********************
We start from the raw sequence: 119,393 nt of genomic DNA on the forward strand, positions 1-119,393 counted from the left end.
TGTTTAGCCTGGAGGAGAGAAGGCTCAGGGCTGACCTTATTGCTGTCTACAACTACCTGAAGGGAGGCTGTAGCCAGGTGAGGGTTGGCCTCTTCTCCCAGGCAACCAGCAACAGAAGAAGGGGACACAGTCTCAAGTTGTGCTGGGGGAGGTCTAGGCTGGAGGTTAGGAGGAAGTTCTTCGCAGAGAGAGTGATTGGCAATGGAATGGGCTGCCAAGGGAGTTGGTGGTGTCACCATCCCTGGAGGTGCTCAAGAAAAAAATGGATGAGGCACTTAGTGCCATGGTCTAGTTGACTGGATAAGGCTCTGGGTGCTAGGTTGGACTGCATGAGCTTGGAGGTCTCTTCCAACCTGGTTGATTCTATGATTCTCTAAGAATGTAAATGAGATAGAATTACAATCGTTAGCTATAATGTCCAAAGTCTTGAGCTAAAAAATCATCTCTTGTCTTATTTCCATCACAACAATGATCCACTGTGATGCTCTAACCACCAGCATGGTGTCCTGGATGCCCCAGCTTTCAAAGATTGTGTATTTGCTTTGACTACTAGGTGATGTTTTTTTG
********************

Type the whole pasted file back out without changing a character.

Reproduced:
We start from the raw sequence: 119,393 nt of genomic DNA on the forward strand, positions 1-119,393 counted from the left end.
TGTTTAGCCTGGAGGAGAGAAGGCTCAGGGCTGACCTTATTGCTGTCTACAACTACCTGAAGGGAGGCTGTAGCCAGGTGAGGGTTGGCCTCTTCTCCCAGGCAACCAGCAACAGAAGAAGGGGACACAGTCTCAAGTTGTGCTGGGGGAGGTCTAGGCTGGAGGTTAGGAGGAAGTTCTTCGCAGAGAGAGTGATTGGCAATGGAATGGGCTGCCAAGGGAGTTGGTGGTGTCACCATCCCTGGAGGTGCTCAAGAAAAAAATGGATGAGGCACTTAGTGCCATGGTCTAGTTGACTGGATAAGGCTCTGGGTGCTAGGTTGGACTGCATGAGCTTGGAGGTCTCTTCCAACCTGGTTGATTCTATGATTCTCTAAGAATGTAAATGAGATAGAATTACAATCGTTAGCTATAATGTCCAAAGTCTTGAGCTAAAAAATCATCTCTTGTCTTATTTCCATCACAACAATGATCCACTGTGATGCTCTAACCACCAGCATGGTGTCCTGGATGCCCCAGCTTTCAAAGATTGTGTATTTGCTTTGACTACTAGGTGATGTTTTTTTG